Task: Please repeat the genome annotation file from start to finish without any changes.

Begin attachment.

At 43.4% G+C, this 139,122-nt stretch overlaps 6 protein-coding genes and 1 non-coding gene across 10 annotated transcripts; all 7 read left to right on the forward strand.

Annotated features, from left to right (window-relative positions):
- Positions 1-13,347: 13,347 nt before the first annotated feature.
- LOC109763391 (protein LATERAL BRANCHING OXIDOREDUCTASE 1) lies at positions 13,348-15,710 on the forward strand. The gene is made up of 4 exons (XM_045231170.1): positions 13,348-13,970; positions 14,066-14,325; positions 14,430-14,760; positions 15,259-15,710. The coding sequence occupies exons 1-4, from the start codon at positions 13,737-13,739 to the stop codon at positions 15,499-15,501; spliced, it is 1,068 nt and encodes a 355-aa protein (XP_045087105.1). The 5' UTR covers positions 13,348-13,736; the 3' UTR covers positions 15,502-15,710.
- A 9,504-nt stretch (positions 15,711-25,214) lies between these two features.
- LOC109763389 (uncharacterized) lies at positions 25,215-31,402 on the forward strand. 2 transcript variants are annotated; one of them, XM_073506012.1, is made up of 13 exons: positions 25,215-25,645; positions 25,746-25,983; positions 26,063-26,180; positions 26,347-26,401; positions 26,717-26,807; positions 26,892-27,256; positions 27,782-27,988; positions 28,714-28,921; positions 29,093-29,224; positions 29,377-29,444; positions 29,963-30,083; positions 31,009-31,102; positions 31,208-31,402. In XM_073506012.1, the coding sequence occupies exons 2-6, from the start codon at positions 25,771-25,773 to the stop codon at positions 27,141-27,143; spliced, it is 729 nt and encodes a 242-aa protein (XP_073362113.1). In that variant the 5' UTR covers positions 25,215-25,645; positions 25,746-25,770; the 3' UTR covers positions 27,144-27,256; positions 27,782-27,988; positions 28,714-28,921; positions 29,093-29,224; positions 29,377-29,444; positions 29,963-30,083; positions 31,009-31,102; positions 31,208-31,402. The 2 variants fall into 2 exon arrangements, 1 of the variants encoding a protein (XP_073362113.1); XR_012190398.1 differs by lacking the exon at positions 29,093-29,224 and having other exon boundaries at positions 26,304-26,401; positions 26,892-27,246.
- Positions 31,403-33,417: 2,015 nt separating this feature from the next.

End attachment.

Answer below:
At 43.4% G+C, this 139,122-nt stretch overlaps 6 protein-coding genes and 1 non-coding gene across 10 annotated transcripts; all 7 read left to right on the forward strand.

Annotated features, from left to right (window-relative positions):
- Positions 1-13,347: 13,347 nt before the first annotated feature.
- LOC109763391 (protein LATERAL BRANCHING OXIDOREDUCTASE 1) lies at positions 13,348-15,710 on the forward strand. The gene is made up of 4 exons (XM_045231170.1): positions 13,348-13,970; positions 14,066-14,325; positions 14,430-14,760; positions 15,259-15,710. The coding sequence occupies exons 1-4, from the start codon at positions 13,737-13,739 to the stop codon at positions 15,499-15,501; spliced, it is 1,068 nt and encodes a 355-aa protein (XP_045087105.1). The 5' UTR covers positions 13,348-13,736; the 3' UTR covers positions 15,502-15,710.
- A 9,504-nt stretch (positions 15,711-25,214) lies between these two features.
- LOC109763389 (uncharacterized) lies at positions 25,215-31,402 on the forward strand. 2 transcript variants are annotated; one of them, XM_073506012.1, is made up of 13 exons: positions 25,215-25,645; positions 25,746-25,983; positions 26,063-26,180; positions 26,347-26,401; positions 26,717-26,807; positions 26,892-27,256; positions 27,782-27,988; positions 28,714-28,921; positions 29,093-29,224; positions 29,377-29,444; positions 29,963-30,083; positions 31,009-31,102; positions 31,208-31,402. In XM_073506012.1, the coding sequence occupies exons 2-6, from the start codon at positions 25,771-25,773 to the stop codon at positions 27,141-27,143; spliced, it is 729 nt and encodes a 242-aa protein (XP_073362113.1). In that variant the 5' UTR covers positions 25,215-25,645; positions 25,746-25,770; the 3' UTR covers positions 27,144-27,256; positions 27,782-27,988; positions 28,714-28,921; positions 29,093-29,224; positions 29,377-29,444; positions 29,963-30,083; positions 31,009-31,102; positions 31,208-31,402. The 2 variants fall into 2 exon arrangements, 1 of the variants encoding a protein (XP_073362113.1); XR_012190398.1 differs by lacking the exon at positions 29,093-29,224 and having other exon boundaries at positions 26,304-26,401; positions 26,892-27,246.
- Positions 31,403-33,417: 2,015 nt separating this feature from the next.